My mom was a pediatric nurse, and once witnessed venereal warts on a 2-year-old. Because of practitioner/patient confidentiality, there is only so much that county employees are legally able or allowed to do, so all she could do is try and urge the mother through an interpreter to turn in the relative who was thought to have caused it. Fear is a great motivator, and sadly, it is unlikely that the mother ever reported the incident, and God only knows how long it continued, or if the mother ever did anything about it. I think that knowledge of such things, while painful and disgusting to the average person, makes medical workers of all positions better as medical workers. Distance is necessary, I would think, to be able to deal with such things in as clinical a way as possible, which is the ONLY way to be able to deal with these situations and not completely lose it; the closer and more human you get, the more difficult I can imagine it becomes. Not ever to say that all cases should not be treated with human dignity, but for your own sanity, the more you know about what sort of evil and despicable things humans can do to each other, the more able you are to deal with future cases. I don’t know if “better” is a good word, perhaps, in it’s small way, “stronger” is more appropriate.
    God knows, *I* sure as hell couldn’t do it.

  3. 3 Dawn
    October 26, 2005 at 12:07 am

    You know, nothing we learn in life, ever really leaves us…it contributes to the person we become.

    You made that poor baby’s death have a special meaning…when you shared it with us….now,we can all know that a child lived…suffered…and died…but that child will not be forgotten…..thanks to you.

    Dawn

  4. 5 Brenda
    October 26, 2005 at 10:58 am

    Child deaths are always the most difficult for me to deal with at the mortuary.

    Thank you for sharing your experience.

  5. October 26, 2005 at 5:17 pm

    Oh sheesh….yeah I agree with you….some things you just wish you’d never known. Ever.

  6. 7 Aussie
    October 27, 2005 at 7:09 am

    As a biotechnician, I seem to tell people stories they end up not wanting to hear…like the process of slaughtering a cow and extracting serum albumin, which ends up being in their designer face cream…if you listen closely your face starts to moo :p

    Ignorance is bliss I guess?

    I really like this site by the way.

    It seems a Coroner in the U.S. is a much different role to an Australian State Coroner.

  7. October 28, 2005 at 2:21 am

    Well, you’re an excellent writer. I wish I could say more, but my brain is mush at the moment. Still, I couldn’t read this and click away without leaving some kind of token. I really appreciate your work on this blog.

    Ditto.

    Got a blog, Aussie?

  8. October 30, 2005 at 11:16 pm

    “watch them try and create a story out of the scant details that the police spokesperson has provided”… I was shocked the first time I heard a news story about a situation my police officer dh had given me a few details about. It was fairly ficticious on the part of the media.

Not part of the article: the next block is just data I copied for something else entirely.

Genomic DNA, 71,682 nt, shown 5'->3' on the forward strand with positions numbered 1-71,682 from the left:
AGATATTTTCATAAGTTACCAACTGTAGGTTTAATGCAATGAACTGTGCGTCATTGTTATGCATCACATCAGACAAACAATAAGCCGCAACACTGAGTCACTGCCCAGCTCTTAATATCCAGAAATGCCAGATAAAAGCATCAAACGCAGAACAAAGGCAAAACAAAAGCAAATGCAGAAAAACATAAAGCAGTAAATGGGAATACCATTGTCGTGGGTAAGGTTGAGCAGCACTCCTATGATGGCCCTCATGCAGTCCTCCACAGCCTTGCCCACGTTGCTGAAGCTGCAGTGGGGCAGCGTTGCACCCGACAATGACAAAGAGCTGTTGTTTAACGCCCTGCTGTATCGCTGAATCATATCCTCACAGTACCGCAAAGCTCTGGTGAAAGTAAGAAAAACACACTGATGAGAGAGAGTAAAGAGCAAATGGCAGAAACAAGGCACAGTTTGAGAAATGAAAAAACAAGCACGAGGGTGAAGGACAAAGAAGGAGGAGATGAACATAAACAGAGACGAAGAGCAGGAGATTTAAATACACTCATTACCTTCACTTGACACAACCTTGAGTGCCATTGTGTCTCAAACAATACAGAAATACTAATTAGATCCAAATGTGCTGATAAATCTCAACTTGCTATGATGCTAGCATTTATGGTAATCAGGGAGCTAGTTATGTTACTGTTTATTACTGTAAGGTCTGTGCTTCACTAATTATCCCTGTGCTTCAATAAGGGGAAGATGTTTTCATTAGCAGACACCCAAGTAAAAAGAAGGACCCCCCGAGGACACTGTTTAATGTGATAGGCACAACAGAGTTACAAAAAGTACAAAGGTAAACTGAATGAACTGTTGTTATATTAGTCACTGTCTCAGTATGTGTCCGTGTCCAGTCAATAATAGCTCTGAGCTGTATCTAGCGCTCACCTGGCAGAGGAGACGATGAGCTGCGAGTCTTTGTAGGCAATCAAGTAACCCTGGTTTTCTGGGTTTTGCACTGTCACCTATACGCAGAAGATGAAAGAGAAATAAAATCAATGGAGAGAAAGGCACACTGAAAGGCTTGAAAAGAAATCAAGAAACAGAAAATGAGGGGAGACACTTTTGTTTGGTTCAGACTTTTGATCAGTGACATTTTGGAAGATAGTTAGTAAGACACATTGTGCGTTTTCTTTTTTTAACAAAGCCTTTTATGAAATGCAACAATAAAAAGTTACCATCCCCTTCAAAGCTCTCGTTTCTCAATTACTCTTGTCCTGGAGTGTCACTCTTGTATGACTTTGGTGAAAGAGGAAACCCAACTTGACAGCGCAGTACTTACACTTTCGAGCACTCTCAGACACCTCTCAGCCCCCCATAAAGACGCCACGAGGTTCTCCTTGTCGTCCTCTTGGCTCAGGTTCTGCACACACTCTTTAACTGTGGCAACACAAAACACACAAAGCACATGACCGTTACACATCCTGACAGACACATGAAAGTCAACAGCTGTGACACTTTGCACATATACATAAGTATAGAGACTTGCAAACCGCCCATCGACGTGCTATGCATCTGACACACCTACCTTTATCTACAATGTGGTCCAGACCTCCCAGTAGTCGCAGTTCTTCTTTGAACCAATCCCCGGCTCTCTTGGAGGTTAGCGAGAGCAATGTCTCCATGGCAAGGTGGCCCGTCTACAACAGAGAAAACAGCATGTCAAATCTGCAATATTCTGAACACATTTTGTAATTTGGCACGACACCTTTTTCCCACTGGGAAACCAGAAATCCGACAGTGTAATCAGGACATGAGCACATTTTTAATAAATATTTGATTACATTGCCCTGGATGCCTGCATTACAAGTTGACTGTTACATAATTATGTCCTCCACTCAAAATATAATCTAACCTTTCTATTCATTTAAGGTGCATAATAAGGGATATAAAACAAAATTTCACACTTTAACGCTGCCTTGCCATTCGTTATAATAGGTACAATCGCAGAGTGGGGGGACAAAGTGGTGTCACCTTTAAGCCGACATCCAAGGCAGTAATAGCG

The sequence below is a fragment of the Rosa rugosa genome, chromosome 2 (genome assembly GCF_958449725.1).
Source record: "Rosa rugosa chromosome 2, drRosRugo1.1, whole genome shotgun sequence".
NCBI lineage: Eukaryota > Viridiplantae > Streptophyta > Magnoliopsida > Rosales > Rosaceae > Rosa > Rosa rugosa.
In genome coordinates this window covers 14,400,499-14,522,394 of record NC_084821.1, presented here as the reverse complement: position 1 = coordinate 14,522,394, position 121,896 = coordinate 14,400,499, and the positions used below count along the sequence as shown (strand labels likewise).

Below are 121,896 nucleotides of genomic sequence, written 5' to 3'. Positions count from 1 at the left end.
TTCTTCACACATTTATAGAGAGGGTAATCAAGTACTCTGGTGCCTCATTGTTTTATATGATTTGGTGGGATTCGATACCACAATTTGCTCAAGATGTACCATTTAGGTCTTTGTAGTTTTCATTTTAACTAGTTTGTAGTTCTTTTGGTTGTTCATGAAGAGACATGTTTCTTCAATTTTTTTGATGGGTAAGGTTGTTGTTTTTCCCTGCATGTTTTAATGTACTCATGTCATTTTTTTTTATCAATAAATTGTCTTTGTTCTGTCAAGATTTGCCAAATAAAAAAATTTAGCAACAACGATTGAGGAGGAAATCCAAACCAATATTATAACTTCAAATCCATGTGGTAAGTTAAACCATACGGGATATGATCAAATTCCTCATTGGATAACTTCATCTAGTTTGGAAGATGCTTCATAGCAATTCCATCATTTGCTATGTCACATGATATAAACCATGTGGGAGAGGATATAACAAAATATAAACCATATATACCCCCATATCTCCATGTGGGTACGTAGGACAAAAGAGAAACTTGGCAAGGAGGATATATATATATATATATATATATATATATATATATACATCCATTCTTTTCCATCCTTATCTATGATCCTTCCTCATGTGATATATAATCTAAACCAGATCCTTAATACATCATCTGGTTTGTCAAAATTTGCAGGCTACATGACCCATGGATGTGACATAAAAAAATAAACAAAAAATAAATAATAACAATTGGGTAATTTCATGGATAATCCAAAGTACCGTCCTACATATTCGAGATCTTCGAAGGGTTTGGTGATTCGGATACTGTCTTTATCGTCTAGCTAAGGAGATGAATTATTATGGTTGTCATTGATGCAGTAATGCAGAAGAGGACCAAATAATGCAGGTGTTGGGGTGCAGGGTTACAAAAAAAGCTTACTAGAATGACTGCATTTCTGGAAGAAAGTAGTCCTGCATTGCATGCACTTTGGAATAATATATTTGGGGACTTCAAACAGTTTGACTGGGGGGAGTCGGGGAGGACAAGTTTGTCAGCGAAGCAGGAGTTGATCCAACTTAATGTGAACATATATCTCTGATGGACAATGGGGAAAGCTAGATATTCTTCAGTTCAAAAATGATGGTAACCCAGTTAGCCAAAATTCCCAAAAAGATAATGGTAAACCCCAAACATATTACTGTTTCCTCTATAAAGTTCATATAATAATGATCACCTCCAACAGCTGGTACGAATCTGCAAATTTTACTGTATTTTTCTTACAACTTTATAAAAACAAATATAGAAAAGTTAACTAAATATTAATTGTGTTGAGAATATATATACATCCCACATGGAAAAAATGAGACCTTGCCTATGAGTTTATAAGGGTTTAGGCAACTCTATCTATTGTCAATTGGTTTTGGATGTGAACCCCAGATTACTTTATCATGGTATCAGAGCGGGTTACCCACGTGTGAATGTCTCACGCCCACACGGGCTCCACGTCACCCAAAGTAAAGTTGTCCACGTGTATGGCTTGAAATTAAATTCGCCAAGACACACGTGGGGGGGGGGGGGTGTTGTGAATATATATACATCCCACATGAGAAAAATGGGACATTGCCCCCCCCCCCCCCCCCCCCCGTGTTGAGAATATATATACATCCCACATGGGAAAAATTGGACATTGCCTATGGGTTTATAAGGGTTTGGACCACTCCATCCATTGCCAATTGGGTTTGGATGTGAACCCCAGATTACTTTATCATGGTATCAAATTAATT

As far as that “inside info” you gain from the evil underbelly of life, I always felt that the saddest thing for a human being was to suffer that kind of pain and for no one to know or care. At least we have a chance to mourn them in some small way, to actually care and so confirm that it mattered to someone that something horrendous and unfair had happened to that person. Of course, this is likely part of why we bombed out so badly as pastors….burn out, you know.

  9. November 3, 2005 at 12:03 am

    Our son is in law enforcement and too often our own family is privy to a lot of information that’s not reported in the news as well. I agree, there’s some things that you really don’t want to know.

  10. 11 Terri
    January 11, 2006 at 11:47 am

    This is sad, and I do hope that the child felt no pain during the vegetative state. How very sad. I hope the parents were punished appropriately.

  11. 12 Brooke
    February 10, 2006 at 3:10 pm

    As a long-time critical care RN I can relate to the obvious intellectual/emotional evolution you’ve undergone over time as a result of dealing with the sometimes indescribable cruelties humans can inflict upon one another. Having always been a person that’s TOO sensitive to the pain and suffering of others, it has taken me what seems like a lifetime of ‘readjustment’ (to put it lightly) to learn the coping mechanisms needed to continue to work in my field. The most effective and important one for me has been a ‘warped’ sense of humor – usually shared by my colleagues (including a handful of coroners – LOL).

    Of course there are appropriate times and places for such and I have seen the ill effects of this particular method when accidentally overheard by grieving and/or upset family members; however, to date it has been the element that has saved me from creating a customized dent on a shrink’s couch (no offense intended) or a permanent position in the local nuthouse.

    I have just recently found your blog and have been fascinated and informed by the numerous entries I’ve read thus far. As has been said many times in the comments here – I feel you are very talented at not only writing, but also bringing a different and even educational perspective to one of the most mysterious (for lack of a better description) professions in our society. I hope you will continue to enlighten us. Best wishes to you and yours.